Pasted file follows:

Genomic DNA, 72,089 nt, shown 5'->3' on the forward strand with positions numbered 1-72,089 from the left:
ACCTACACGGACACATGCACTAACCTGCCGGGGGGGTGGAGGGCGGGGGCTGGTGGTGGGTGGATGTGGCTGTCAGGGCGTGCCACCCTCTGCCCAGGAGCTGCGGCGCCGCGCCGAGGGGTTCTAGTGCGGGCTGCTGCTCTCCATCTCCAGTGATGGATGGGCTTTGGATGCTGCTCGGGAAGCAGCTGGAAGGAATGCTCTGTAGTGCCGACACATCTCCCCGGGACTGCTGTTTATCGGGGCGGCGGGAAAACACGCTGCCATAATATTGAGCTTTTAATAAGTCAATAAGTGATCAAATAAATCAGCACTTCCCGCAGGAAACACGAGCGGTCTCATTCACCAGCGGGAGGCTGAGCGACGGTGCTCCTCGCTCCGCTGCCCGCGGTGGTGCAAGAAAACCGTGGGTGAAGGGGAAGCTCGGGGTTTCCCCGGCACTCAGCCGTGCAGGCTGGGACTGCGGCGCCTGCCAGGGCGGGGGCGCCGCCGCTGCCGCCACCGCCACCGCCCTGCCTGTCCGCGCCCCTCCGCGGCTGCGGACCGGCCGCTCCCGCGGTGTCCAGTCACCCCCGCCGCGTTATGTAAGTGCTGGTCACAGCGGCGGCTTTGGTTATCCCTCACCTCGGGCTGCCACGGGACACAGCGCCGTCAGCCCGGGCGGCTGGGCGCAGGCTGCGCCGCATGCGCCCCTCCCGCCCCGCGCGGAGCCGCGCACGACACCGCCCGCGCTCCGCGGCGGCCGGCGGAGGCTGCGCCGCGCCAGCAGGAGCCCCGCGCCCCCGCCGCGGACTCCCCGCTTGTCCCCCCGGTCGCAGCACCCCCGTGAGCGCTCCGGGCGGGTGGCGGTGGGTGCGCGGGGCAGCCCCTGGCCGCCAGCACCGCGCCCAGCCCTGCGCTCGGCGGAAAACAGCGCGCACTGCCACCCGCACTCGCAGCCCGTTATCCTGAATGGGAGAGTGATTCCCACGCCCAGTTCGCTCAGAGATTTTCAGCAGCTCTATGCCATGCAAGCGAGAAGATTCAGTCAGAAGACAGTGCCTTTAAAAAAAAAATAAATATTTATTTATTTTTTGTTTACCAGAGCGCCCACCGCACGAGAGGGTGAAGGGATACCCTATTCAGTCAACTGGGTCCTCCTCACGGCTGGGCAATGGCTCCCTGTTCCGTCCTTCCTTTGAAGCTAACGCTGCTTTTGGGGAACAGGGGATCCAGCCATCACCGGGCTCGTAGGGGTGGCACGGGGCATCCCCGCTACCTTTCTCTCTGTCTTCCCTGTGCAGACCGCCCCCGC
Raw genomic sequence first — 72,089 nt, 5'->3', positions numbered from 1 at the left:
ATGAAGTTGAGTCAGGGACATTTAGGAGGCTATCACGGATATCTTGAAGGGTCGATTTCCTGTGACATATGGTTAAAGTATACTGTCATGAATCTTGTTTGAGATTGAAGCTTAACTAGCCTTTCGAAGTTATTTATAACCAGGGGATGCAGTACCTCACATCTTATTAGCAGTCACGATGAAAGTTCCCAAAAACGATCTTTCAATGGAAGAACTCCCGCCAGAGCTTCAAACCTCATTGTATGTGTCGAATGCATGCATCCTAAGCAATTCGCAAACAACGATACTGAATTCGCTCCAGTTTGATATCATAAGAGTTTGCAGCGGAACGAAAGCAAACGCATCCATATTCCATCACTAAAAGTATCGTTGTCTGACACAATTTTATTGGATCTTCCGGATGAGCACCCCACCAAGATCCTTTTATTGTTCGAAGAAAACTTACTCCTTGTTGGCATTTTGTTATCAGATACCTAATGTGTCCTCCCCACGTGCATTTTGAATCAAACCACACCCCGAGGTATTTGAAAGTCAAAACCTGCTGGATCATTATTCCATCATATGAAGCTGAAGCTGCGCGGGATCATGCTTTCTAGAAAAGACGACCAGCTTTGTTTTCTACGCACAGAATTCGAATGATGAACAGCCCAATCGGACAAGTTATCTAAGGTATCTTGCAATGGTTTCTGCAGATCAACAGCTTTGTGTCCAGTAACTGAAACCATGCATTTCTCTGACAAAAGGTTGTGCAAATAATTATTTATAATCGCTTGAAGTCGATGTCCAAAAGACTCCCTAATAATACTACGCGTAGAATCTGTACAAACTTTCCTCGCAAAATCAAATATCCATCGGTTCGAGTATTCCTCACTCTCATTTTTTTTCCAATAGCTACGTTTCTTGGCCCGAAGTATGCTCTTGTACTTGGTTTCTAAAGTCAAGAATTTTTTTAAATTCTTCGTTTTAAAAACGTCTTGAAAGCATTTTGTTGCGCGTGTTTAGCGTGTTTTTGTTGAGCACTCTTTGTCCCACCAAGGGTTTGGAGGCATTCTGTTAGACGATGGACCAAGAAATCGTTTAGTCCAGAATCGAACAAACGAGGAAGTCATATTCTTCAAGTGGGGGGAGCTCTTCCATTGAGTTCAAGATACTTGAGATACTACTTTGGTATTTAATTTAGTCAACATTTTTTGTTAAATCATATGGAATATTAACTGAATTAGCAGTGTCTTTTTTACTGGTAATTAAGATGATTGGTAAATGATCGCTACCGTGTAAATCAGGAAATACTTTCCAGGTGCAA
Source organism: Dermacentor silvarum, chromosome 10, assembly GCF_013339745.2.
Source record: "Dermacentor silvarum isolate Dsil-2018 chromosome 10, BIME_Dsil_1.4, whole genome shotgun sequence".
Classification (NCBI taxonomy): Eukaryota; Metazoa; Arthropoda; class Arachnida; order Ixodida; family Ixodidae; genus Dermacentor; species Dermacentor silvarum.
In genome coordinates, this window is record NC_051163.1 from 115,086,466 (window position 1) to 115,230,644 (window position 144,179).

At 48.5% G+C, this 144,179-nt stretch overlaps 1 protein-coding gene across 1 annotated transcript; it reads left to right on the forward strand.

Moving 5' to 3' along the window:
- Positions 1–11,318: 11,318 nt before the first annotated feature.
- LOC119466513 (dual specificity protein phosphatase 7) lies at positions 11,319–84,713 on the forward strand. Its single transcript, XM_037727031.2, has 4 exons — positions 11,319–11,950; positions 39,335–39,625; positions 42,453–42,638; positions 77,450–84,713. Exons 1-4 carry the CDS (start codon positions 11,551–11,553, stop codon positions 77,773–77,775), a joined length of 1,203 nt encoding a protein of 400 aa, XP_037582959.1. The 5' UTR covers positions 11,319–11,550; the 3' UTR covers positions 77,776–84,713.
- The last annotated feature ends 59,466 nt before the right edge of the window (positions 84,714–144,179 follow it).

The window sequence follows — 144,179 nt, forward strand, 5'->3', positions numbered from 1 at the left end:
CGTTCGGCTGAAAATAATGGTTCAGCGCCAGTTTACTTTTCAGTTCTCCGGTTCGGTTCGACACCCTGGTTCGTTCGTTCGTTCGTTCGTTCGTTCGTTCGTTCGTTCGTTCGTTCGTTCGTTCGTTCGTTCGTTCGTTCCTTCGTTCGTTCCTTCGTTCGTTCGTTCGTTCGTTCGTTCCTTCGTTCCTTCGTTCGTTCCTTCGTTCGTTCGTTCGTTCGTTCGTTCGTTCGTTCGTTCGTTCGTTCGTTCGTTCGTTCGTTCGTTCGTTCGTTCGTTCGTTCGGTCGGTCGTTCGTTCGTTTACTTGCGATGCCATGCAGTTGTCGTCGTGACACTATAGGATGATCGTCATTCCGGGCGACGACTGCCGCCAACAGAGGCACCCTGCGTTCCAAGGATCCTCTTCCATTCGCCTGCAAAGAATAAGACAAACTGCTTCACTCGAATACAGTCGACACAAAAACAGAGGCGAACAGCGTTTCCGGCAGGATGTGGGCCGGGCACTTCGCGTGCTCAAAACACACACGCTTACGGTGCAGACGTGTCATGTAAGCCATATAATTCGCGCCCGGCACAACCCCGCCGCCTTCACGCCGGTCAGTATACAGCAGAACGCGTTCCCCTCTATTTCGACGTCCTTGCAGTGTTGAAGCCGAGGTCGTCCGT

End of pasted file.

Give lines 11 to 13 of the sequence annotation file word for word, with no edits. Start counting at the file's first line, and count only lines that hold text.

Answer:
- Positions 1–11,318: 11,318 nt before the first annotated feature.
- LOC119466513 (dual specificity protein phosphatase 7) lies at positions 11,319–84,713 on the forward strand. Its single transcript, XM_037727031.2, has 4 exons — positions 11,319–11,950; positions 39,335–39,625; positions 42,453–42,638; positions 77,450–84,713. Exons 1-4 carry the CDS (start codon positions 11,551–11,553, stop codon positions 77,773–77,775), a joined length of 1,203 nt encoding a protein of 400 aa, XP_037582959.1. The 5' UTR covers positions 11,319–11,550; the 3' UTR covers positions 77,776–84,713.
- The last annotated feature ends 59,466 nt before the right edge of the window (positions 84,714–144,179 follow it).